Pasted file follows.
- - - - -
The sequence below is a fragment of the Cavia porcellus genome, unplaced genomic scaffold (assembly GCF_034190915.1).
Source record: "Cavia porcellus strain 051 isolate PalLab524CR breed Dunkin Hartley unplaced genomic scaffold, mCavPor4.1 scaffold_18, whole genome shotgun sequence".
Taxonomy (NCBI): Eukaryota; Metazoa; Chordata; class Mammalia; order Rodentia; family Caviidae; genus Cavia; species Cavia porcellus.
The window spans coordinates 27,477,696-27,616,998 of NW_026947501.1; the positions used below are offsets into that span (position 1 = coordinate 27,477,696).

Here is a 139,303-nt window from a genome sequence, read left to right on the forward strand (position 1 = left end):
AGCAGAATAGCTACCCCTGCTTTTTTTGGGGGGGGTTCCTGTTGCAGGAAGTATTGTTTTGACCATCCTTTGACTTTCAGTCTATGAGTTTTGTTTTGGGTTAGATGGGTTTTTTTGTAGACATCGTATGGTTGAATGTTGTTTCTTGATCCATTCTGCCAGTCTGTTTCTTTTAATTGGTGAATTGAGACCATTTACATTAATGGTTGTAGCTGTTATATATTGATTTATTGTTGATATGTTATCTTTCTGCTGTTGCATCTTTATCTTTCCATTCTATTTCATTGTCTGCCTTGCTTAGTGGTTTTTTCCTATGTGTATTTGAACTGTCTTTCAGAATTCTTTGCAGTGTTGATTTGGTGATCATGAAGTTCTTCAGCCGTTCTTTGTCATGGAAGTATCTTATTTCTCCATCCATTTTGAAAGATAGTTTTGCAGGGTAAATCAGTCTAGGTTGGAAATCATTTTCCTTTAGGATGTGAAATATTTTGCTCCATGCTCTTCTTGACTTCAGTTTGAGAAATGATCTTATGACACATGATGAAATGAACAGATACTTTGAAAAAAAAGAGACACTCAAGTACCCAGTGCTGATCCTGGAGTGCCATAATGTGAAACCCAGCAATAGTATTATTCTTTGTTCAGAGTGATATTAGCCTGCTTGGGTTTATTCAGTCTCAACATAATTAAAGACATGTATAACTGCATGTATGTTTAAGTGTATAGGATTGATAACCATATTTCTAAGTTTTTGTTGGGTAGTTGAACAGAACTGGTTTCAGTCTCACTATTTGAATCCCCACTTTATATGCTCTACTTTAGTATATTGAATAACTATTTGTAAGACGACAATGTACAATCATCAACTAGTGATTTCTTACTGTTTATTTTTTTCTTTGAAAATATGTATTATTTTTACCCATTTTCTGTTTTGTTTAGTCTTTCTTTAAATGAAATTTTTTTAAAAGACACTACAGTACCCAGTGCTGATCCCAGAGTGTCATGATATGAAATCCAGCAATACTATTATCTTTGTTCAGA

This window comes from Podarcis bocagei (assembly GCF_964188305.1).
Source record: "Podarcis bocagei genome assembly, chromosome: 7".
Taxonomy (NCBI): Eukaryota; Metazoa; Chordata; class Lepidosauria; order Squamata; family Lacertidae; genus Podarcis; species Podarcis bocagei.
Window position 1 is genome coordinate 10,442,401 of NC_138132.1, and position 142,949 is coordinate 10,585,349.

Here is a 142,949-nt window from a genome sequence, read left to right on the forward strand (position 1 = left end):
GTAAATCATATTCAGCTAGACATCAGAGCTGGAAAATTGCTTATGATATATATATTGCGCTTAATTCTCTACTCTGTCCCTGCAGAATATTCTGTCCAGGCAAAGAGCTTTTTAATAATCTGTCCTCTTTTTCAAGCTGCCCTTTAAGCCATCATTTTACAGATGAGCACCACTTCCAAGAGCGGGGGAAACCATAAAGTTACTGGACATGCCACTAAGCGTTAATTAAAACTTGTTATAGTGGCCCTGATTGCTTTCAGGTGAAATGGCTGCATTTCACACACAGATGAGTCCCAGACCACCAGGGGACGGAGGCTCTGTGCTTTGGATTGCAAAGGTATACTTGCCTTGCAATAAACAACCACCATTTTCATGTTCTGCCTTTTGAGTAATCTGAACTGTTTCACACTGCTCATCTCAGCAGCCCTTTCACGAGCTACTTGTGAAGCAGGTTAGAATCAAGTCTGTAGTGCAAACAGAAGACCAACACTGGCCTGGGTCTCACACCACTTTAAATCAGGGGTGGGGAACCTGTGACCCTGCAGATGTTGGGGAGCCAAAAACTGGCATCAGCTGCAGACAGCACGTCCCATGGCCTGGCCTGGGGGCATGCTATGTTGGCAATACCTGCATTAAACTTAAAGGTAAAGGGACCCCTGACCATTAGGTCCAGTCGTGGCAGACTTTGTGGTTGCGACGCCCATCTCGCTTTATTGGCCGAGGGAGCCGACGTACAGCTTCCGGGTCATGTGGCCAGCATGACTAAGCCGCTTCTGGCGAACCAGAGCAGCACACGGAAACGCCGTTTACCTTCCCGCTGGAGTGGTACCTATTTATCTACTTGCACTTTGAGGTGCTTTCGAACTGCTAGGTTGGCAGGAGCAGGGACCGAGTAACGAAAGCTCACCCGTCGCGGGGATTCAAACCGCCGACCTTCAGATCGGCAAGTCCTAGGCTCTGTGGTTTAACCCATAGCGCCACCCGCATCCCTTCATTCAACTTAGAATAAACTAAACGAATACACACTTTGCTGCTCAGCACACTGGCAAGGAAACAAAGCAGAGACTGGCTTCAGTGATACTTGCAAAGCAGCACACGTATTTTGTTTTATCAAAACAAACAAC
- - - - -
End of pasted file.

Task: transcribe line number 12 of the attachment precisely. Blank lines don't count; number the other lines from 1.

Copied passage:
GTAAATCATATTCAGCTAGACATCAGAGCTGGAAAATTGCTTATGATATATATATTGCGCTTAATTCTCTACTCTGTCCCTGCAGAATATTCTGTCCAGGCAAAGAGCTTTTTAATAATCTGTCCTCTTTTTCAAGCTGCCCTTTAAGCCATCATTTTACAGATGAGCACCACTTCCAAGAGCGGGGGAAACCATAAAGTTACTGGACATGCCACTAAGCGTTAATTAAAACTTGTTATAGTGGCCCTGATTGCTTTCAGGTGAAATGGCTGCATTTCACACACAGATGAGTCCCAGACCACCAGGGGACGGAGGCTCTGTGCTTTGGATTGCAAAGGTATACTTGCCTTGCAATAAACAACCACCATTTTCATGTTCTGCCTTTTGAGTAATCTGAACTGTTTCACACTGCTCATCTCAGCAGCCCTTTCACGAGCTACTTGTGAAGCAGGTTAGAATCAAGTCTGTAGTGCAAACAGAAGACCAACACTGGCCTGGGTCTCACACCACTTTAAATCAGGGGTGGGGAACCTGTGACCCTGCAGATGTTGGGGAGCCAAAAACTGGCATCAGCTGCAGACAGCACGTCCCATGGCCTGGCCTGGGGGCATGCTATGTTGGCAATACCTGCATTAAACTTAAAGGTAAAGGGACCCCTGACCATTAGGTCCAGTCGTGGCAGACTTTGTGGTTGCGACGCCCATCTCGCTTTATTGGCCGAGGGAGCCGACGTACAGCTTCCGGGTCATGTGGCCAGCATGACTAAGCCGCTTCTGGCGAACCAGAGCAGCACACGGAAACGCCGTTTACCTTCCCGCTGGAGTGGTACCTATTTATCTACTTGCACTTTGAGGTGCTTTCGAACTGCTAGGTTGGCAGGAGCAGGGACCGAGTAACGAAAGCTCACCCGTCGCGGGGATTCAAACCGCCGACCTTCAGATCGGCAAGTCCTAGGCTCTGTGGTTTAACCCATAGCGCCACCCGCATCCCTTCATTCAACTTAGAATAAACTAAACGAATACACACTTTGCTGCTCAGCACACTGGCAAGGAAACAAAGCAGAGACTGGCTTCAGTGATACTTGCAAAGCAGCACACGTATTTTGTTTTATCAAAACAAACAAC